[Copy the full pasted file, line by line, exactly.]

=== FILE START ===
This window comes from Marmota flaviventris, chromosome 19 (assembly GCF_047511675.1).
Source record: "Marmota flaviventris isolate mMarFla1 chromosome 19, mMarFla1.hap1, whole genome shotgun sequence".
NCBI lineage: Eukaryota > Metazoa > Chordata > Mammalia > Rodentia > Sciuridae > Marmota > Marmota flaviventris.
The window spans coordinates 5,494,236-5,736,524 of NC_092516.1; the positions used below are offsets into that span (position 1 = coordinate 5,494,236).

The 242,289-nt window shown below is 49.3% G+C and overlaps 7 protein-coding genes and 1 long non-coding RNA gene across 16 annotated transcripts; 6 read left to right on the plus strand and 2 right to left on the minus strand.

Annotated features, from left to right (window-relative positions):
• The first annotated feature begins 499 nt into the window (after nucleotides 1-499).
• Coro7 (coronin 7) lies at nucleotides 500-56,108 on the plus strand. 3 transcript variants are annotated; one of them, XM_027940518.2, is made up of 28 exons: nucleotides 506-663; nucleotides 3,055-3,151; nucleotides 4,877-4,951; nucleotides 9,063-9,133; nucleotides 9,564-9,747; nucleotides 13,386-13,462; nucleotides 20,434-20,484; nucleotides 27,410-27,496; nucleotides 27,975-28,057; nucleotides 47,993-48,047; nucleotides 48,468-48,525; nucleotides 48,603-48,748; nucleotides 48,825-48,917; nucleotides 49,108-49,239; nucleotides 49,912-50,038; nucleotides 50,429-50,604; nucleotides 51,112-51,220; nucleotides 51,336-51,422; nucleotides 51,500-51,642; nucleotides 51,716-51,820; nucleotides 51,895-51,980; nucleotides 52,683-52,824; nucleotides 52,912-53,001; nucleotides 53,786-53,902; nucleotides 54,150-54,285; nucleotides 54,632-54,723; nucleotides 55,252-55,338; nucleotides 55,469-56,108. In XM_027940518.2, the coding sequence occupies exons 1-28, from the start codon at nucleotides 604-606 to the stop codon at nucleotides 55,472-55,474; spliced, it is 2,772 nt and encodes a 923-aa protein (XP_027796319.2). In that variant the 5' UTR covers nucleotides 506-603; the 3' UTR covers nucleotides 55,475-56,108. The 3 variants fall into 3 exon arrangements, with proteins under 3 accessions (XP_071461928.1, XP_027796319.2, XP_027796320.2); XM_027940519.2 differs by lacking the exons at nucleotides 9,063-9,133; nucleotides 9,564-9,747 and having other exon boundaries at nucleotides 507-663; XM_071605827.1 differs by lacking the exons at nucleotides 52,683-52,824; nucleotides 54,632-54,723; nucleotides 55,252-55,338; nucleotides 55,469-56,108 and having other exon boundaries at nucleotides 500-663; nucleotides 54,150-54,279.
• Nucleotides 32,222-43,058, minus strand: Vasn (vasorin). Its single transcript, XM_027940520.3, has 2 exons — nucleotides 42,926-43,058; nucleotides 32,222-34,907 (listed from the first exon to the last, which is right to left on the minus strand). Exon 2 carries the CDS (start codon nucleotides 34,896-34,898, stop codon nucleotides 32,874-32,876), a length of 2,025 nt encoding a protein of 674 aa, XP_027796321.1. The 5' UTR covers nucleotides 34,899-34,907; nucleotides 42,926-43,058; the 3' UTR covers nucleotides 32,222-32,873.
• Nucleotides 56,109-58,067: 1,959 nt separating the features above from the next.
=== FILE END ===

This window comes from Marmota flaviventris, chromosome 19 (assembly GCF_047511675.1).
Source record: "Marmota flaviventris isolate mMarFla1 chromosome 19, mMarFla1.hap1, whole genome shotgun sequence".
NCBI lineage: Eukaryota > Metazoa > Chordata > Mammalia > Rodentia > Sciuridae > Marmota > Marmota flaviventris.
The window spans coordinates 5,494,236-5,736,524 of NC_092516.1; the positions used below are offsets into that span (position 1 = coordinate 5,494,236).

The 242,289-nt window shown below is 49.3% G+C and overlaps 7 protein-coding genes and 1 long non-coding RNA gene across 16 annotated transcripts; 6 read left to right on the plus strand and 2 right to left on the minus strand.

Annotated features, from left to right (window-relative positions):
• The first annotated feature begins 499 nt into the window (after nucleotides 1-499).
• Coro7 (coronin 7) lies at nucleotides 500-56,108 on the plus strand. 3 transcript variants are annotated; one of them, XM_027940518.2, is made up of 28 exons: nucleotides 506-663; nucleotides 3,055-3,151; nucleotides 4,877-4,951; nucleotides 9,063-9,133; nucleotides 9,564-9,747; nucleotides 13,386-13,462; nucleotides 20,434-20,484; nucleotides 27,410-27,496; nucleotides 27,975-28,057; nucleotides 47,993-48,047; nucleotides 48,468-48,525; nucleotides 48,603-48,748; nucleotides 48,825-48,917; nucleotides 49,108-49,239; nucleotides 49,912-50,038; nucleotides 50,429-50,604; nucleotides 51,112-51,220; nucleotides 51,336-51,422; nucleotides 51,500-51,642; nucleotides 51,716-51,820; nucleotides 51,895-51,980; nucleotides 52,683-52,824; nucleotides 52,912-53,001; nucleotides 53,786-53,902; nucleotides 54,150-54,285; nucleotides 54,632-54,723; nucleotides 55,252-55,338; nucleotides 55,469-56,108. In XM_027940518.2, the coding sequence occupies exons 1-28, from the start codon at nucleotides 604-606 to the stop codon at nucleotides 55,472-55,474; spliced, it is 2,772 nt and encodes a 923-aa protein (XP_027796319.2). In that variant the 5' UTR covers nucleotides 506-603; the 3' UTR covers nucleotides 55,475-56,108. The 3 variants fall into 3 exon arrangements, with proteins under 3 accessions (XP_071461928.1, XP_027796319.2, XP_027796320.2); XM_027940519.2 differs by lacking the exons at nucleotides 9,063-9,133; nucleotides 9,564-9,747 and having other exon boundaries at nucleotides 507-663; XM_071605827.1 differs by lacking the exons at nucleotides 52,683-52,824; nucleotides 54,632-54,723; nucleotides 55,252-55,338; nucleotides 55,469-56,108 and having other exon boundaries at nucleotides 500-663; nucleotides 54,150-54,279.
• Nucleotides 32,222-43,058, minus strand: Vasn (vasorin). Its single transcript, XM_027940520.3, has 2 exons — nucleotides 42,926-43,058; nucleotides 32,222-34,907 (listed from the first exon to the last, which is right to left on the minus strand). Exon 2 carries the CDS (start codon nucleotides 34,896-34,898, stop codon nucleotides 32,874-32,876), a length of 2,025 nt encoding a protein of 674 aa, XP_027796321.1. The 5' UTR covers nucleotides 34,899-34,907; nucleotides 42,926-43,058; the 3' UTR covers nucleotides 32,222-32,873.
• Nucleotides 56,109-58,067: 1,959 nt separating the features above from the next.